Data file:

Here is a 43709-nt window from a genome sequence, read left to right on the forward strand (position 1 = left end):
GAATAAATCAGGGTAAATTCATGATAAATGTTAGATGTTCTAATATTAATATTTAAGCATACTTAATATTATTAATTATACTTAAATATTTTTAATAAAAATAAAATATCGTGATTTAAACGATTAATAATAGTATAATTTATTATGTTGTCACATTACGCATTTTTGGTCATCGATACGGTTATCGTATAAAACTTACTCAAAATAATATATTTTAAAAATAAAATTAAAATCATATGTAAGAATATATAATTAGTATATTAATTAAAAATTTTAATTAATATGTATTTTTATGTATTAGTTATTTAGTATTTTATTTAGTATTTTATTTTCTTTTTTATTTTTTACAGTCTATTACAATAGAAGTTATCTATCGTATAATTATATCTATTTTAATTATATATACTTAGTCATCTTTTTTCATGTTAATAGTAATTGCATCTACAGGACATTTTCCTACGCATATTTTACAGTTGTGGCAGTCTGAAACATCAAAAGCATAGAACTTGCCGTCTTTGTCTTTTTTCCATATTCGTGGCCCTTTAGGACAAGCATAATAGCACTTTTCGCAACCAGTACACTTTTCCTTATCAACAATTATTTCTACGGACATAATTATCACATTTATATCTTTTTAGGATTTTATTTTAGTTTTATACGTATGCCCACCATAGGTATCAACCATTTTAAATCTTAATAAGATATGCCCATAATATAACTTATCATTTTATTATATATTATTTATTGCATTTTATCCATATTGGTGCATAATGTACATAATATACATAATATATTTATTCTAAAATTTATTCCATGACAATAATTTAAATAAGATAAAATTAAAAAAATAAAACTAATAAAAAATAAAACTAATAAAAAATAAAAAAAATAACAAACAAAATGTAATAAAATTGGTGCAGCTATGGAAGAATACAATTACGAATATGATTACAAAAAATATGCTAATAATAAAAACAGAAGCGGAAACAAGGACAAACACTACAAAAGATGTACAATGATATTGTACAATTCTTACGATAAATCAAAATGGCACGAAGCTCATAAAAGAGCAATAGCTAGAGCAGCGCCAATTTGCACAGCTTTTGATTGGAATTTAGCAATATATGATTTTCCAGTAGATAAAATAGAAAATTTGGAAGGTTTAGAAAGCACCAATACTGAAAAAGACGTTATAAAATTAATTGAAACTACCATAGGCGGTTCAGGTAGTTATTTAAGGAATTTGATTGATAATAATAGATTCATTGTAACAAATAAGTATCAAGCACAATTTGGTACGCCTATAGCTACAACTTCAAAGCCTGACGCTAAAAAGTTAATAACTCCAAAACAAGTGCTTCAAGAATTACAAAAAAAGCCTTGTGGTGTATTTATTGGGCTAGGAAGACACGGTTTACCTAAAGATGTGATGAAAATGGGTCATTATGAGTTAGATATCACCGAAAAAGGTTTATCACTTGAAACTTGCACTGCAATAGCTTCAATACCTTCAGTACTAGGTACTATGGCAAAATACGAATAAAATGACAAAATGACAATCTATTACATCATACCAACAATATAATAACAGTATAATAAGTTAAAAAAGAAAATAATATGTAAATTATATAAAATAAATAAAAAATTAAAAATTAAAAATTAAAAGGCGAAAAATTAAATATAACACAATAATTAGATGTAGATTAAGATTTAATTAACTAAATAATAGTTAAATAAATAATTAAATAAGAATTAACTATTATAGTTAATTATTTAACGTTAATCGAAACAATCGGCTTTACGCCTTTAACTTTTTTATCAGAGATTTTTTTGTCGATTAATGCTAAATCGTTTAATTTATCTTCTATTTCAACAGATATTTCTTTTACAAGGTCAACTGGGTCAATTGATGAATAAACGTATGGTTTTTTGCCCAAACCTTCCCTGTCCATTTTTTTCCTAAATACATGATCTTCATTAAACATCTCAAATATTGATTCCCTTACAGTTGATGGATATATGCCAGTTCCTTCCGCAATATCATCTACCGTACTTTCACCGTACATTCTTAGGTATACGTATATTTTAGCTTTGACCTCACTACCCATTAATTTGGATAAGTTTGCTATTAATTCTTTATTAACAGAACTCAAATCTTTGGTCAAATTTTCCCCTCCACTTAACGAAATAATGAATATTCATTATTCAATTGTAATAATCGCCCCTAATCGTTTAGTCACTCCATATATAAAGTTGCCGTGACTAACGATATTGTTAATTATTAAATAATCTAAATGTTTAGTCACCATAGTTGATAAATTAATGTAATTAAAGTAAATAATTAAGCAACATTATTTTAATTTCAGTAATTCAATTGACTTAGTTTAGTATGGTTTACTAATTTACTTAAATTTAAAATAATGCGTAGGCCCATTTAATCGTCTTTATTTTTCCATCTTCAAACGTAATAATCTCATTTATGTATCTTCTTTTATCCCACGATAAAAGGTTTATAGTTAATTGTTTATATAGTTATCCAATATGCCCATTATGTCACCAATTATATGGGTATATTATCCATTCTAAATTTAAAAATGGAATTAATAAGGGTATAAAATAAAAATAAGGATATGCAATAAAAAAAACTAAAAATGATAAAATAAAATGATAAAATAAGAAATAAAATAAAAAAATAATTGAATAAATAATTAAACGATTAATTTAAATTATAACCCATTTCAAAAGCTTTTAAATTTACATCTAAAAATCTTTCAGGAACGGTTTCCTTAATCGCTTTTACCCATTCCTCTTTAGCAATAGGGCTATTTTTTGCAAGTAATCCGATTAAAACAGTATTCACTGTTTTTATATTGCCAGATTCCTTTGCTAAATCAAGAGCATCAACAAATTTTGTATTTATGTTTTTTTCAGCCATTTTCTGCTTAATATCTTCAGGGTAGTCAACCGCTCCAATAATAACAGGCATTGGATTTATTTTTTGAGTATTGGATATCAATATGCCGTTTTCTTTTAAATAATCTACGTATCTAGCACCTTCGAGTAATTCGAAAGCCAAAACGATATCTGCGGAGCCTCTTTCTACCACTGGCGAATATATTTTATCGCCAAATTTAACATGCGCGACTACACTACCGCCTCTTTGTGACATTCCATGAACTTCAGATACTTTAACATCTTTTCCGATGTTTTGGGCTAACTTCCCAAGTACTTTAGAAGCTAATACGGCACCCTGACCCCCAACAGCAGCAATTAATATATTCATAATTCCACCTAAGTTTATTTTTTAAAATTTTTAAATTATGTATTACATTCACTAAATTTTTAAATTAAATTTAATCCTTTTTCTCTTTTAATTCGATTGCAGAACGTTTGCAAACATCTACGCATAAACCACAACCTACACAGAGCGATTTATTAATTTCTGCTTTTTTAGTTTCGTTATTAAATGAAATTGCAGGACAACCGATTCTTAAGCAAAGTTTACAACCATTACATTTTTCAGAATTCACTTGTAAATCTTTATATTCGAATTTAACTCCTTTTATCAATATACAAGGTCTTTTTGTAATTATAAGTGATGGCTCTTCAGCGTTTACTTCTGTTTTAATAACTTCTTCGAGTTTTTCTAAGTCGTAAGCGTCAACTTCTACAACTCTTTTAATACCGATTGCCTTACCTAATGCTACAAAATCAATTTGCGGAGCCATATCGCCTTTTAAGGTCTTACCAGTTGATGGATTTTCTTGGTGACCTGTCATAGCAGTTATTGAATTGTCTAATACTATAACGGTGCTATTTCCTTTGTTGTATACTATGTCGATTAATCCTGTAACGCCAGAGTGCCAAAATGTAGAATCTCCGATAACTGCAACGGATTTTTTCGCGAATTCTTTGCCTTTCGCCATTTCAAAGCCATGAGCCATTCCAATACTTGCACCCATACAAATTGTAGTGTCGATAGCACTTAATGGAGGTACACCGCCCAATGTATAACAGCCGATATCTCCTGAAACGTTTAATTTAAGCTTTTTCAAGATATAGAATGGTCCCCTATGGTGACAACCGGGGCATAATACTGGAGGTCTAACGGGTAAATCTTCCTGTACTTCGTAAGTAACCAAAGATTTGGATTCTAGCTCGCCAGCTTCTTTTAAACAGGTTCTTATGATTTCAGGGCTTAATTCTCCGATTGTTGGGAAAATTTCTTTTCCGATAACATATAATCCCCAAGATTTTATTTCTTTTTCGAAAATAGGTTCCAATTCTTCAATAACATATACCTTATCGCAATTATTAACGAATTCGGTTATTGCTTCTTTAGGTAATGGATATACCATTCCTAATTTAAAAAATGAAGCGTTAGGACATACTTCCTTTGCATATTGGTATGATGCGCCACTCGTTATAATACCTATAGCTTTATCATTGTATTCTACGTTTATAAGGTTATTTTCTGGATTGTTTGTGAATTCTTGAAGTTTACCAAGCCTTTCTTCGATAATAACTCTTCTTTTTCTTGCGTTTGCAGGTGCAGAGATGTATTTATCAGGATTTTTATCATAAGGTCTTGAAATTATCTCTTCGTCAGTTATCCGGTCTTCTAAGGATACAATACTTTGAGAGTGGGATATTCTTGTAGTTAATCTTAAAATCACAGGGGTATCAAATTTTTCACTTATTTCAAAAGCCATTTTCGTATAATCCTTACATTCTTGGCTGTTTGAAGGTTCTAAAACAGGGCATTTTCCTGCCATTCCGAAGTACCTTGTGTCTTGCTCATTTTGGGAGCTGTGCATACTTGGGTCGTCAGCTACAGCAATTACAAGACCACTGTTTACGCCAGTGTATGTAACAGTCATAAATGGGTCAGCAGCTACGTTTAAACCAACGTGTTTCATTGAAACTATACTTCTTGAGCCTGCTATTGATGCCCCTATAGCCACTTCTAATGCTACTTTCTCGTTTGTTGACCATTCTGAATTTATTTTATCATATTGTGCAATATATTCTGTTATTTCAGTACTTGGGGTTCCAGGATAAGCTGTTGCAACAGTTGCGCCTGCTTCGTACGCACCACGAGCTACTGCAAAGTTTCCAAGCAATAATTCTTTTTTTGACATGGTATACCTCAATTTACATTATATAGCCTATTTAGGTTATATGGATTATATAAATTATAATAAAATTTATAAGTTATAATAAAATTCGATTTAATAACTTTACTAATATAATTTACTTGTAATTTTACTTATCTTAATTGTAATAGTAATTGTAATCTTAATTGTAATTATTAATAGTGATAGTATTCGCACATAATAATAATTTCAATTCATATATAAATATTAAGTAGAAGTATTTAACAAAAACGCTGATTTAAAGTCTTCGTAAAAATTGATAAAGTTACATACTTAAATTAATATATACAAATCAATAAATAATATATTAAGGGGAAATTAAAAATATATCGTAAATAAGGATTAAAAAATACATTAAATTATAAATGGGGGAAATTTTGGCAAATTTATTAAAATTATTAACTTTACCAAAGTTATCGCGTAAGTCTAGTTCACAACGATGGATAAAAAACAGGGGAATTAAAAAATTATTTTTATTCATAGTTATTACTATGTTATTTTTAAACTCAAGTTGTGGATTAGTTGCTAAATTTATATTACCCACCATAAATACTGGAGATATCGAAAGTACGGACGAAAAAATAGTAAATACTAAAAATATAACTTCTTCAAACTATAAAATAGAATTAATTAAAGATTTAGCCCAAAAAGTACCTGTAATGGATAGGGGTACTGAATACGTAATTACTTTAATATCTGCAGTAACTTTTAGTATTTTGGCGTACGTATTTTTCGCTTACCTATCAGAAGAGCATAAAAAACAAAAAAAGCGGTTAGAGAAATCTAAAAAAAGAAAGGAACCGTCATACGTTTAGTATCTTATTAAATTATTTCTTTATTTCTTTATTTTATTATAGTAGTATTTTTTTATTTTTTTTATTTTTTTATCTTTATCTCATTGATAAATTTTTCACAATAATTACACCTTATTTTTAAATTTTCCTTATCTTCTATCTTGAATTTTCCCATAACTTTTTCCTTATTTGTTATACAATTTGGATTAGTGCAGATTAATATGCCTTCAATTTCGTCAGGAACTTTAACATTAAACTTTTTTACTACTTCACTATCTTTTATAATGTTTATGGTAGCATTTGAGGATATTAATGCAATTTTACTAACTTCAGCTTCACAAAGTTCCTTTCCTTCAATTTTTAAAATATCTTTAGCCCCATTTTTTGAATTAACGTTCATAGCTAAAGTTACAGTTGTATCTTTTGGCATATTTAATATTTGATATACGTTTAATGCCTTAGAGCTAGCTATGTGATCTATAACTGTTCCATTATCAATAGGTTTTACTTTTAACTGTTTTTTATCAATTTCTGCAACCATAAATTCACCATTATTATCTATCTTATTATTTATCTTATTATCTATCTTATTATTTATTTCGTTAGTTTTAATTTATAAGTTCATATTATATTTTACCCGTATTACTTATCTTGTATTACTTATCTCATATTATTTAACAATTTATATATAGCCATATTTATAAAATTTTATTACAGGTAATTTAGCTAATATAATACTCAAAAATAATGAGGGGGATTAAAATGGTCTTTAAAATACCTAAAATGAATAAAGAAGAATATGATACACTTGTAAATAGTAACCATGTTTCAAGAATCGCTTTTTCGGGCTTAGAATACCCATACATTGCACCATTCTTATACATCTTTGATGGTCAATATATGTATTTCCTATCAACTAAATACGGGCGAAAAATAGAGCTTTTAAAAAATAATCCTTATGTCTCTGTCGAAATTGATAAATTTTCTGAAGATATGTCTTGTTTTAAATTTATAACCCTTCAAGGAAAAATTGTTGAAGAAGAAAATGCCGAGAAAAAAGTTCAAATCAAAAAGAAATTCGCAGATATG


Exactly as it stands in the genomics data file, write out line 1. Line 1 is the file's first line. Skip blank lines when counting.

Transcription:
Here is a 43709-nt window from a genome sequence, read left to right on the forward strand (position 1 = left end):